Stories about Literature from January, 2009
Best Blogs Brazil: Winners by jury, public and hacker votes
Who won the Best Blogs Brazil 2008? Specialists and the public went to the polls and the winners were announced at Campus Party last week. The competition, which did not offer a money prize just prestige, was taken very seriously by contenders, some even willing to cheat to win.
Japan: Saint Young Men, Jesus and Buddha on Earth
What if one day Jesus and Buddha descended to Earth to spend their holidays? And what if they lived together in a cheap apartment in Tachikawa, in western Tokyo? This is what Hikaru Nakamura, a young Japanese manga author, was thinking of when he came up with Saint Oniisan, a manga published in the monthly magazine Morning 2 in 2007 that become a hit in the last few months after the publication of the first two episodes as single volumes last year.
India: Jaipur Literary Festival
Jabberwock attended the Jaipur literary festival 2009 and wrote about it in a series of posts.
Kenya: Writing Queer Kenya
Writing Queer Kenya is accepting submissions from Kenyan queers, “We lesbian, gay, bisexual, transgender, and intersex individuals, in a word, queers, have had the distinct un-pleasure of being told we don’t exist—in official government statements, historical documents, and contemporary statements. Well, we do. We want Kenyan stories by Kenya-based and...
Egypt: “Kleenex” Literature at the Cairo International Bookfair
With more than 15 new titles, Egyptian bloggers took the 2009 Cairo International Book Fair by storm. Conventional writers label bloggers' literature as “Kleenex” Literature. Marwa Rakha reviews reactions from the Egyptian blogosphere in this article.
India: What Is Info-activism?
Aparna Ray at Newsmericks explains ‘info-activism’ with a limerick. Read it here.
Czech Republic: News and Culture Roundup
A few updates from CzechFolks.com: Josef Lada‘s drawings; Karel Capek‘s life and writings; Vaclav Havel‘s health problems; the launch of a new Czech TV station; the 20th anniversary of Czech and Slovak ATMs; the gas dispute and the former Eastern Bloc countries’ dependency on Russia.
Taiwan: Books, Writers & Videos
China Times in Taiwan announces "Books of the Year" and makes short videos for awarded writers to share their writing experiences and perspectives. Hopefully their ideas will be portrayed through the power of images.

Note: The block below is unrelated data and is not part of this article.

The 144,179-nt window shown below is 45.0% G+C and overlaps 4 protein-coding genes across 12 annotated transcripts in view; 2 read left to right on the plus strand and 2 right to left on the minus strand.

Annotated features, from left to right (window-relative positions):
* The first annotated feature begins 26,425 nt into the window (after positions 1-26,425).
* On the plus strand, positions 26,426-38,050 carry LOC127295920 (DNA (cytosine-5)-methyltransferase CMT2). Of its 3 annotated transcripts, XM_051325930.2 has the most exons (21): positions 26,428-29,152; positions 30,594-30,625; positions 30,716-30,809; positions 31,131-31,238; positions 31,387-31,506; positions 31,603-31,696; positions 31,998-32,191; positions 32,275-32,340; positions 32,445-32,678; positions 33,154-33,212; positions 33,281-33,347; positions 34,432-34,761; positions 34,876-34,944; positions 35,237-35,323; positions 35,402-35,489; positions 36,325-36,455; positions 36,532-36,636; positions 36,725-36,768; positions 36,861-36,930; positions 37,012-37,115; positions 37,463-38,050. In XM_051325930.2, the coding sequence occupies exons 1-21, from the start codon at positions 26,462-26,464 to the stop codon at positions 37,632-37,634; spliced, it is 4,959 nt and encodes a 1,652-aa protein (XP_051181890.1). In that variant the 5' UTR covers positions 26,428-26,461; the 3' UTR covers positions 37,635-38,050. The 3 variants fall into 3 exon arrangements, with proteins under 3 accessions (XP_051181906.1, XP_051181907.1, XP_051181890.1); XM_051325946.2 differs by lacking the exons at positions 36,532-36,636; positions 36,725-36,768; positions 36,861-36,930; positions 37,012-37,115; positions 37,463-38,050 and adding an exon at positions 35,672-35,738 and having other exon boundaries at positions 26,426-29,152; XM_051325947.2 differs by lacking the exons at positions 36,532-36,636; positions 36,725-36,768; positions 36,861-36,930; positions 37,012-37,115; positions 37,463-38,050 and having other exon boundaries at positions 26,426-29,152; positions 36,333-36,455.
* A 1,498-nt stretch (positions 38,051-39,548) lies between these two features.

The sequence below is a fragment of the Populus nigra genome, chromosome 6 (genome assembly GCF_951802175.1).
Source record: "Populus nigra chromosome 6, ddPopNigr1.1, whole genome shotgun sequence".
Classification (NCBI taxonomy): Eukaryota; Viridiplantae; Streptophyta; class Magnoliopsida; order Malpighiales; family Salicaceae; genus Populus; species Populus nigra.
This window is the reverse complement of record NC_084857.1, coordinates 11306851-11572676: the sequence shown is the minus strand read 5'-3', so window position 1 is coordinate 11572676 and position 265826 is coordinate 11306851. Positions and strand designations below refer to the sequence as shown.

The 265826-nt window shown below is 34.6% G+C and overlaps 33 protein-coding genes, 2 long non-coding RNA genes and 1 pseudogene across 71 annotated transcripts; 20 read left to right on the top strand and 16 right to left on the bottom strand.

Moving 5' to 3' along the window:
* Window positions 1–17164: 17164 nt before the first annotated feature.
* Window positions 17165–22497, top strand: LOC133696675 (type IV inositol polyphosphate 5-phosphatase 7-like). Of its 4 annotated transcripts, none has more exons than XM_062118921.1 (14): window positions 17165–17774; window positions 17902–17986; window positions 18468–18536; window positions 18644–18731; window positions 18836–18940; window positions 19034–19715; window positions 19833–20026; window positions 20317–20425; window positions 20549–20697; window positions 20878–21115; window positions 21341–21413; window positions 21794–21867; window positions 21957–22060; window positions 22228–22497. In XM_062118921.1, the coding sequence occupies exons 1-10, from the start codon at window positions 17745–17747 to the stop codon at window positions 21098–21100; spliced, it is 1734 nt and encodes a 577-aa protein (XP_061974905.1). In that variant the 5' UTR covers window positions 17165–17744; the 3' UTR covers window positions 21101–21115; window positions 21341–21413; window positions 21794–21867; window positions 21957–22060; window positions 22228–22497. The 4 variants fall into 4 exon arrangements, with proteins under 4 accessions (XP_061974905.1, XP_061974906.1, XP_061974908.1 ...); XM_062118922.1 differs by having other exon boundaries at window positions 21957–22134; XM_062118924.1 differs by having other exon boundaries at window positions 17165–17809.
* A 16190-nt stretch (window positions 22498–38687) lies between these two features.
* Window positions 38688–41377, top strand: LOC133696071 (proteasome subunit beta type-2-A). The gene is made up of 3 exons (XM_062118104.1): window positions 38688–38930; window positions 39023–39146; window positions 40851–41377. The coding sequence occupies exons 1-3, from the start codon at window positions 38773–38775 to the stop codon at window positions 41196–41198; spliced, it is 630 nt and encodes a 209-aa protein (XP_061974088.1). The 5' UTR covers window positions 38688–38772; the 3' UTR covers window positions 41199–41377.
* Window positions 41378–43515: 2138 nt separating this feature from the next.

Brazil: A true competition between e-books and paper books?
The Brazilian blogsphere is full of literature available online at collective blogs and websites, individual authors' blogs and governmental initiatives. The nations' best selling author, Paulo Coelho, is right when he says that the free distribution of e-books actually encourages the sales of paper books - at least in times when the reader still prefers reading on paper.
Barbados, U.S.A.: True Identity
Living in Barbados is hoping that “President Obama will help us in the Caribbean and those in Africa rediscover who and what we really are.”
The Egyptian Bloggers Bookfair
With more than 15 new titles, Egyptian bloggers take the 2009 Cairo International Book Fair by storm. Marwa Rakha reports how bloggers are planning to organise group visits to make the most out of the annual show.
Bosnia & Herzegovina: Nihad Hasanović
An interview with Bosnian writer Nihad Hasanović – “one of the most interesting and intriguing young writers in the space of Bosnian, Serbian and Croatian language” – at Jasmin's Heart (part 1, part 2, part 3, part 4, part 5).
Ukraine: Lily Hyde's “Dream Land” – the Crimean Tatar “Anne Frank”
Window on Eurasia writes about Lily Hyde’s “Dream Land” – a book by a Ukraine-based British freelance journalist, who “tells the story of the return of the Crimean Tatars to their homeland in the early 1990s from the perspective of Safi, a 12-year-old girl who comes back with her parents,...
The Balkans: Harold Pinter and Milosevic
Marko Attila Hoare of Greater Surbiton writes about Harold Pinter's association with the International Committee to Defend Slobodan Milosevic and explains why he feels “roughly as sad about Pinter’s death as Pinter was sad about the deaths of the tens of thousands killed by Milosevic or for the hundreds of...
Hungary: Lifestyle, Literature, Law and More
A selection of posts from The Hungarian Spectrum: the lack of continuing education programs; health and lifestyle issues; domestic violence; writer György Dragomán; the Hungarian Secret Service and the Catholic Church.
Ghana: Meet Ghanaian Poet, Nana Fredua-Agyema
Nana Fredua-Agyema is a Ghanian poet. One Ghana, One Voice interviews him about his work.
Trinidad & Tobago: The Inferno?
“Somedays I feel that the effort to constantly be watching over my shoulder and worrying about the safety of friends and loved ones in this small country of just over 1Million people will wear me out”: Trin compares T&T to Dante's Inferno.
Jamaica, U.S.A.: Pre-Inauguration Poem
Jamaican litblogger Geoffrey Philp pens “a simple lyric, for Barack Obama”.
Guyana: Speaking Up
“Last August during a Carifesta event, I witnessed what was akin to a public scolding of a young woman who dared to ask a panel of older Caribbean writers and educators why young people were not invited to be panelists for a discussion on the condition of the Caribbean. She...
Barbados: Literary Winners
From Barbados, Gallimaufry blogs about the winners of the 2009 Frank Collymore Literary Award.
Jamaica: Let the Music Play
Annie Paul is convinced that “2009 is going to be an exciting new year for Jamaican music!”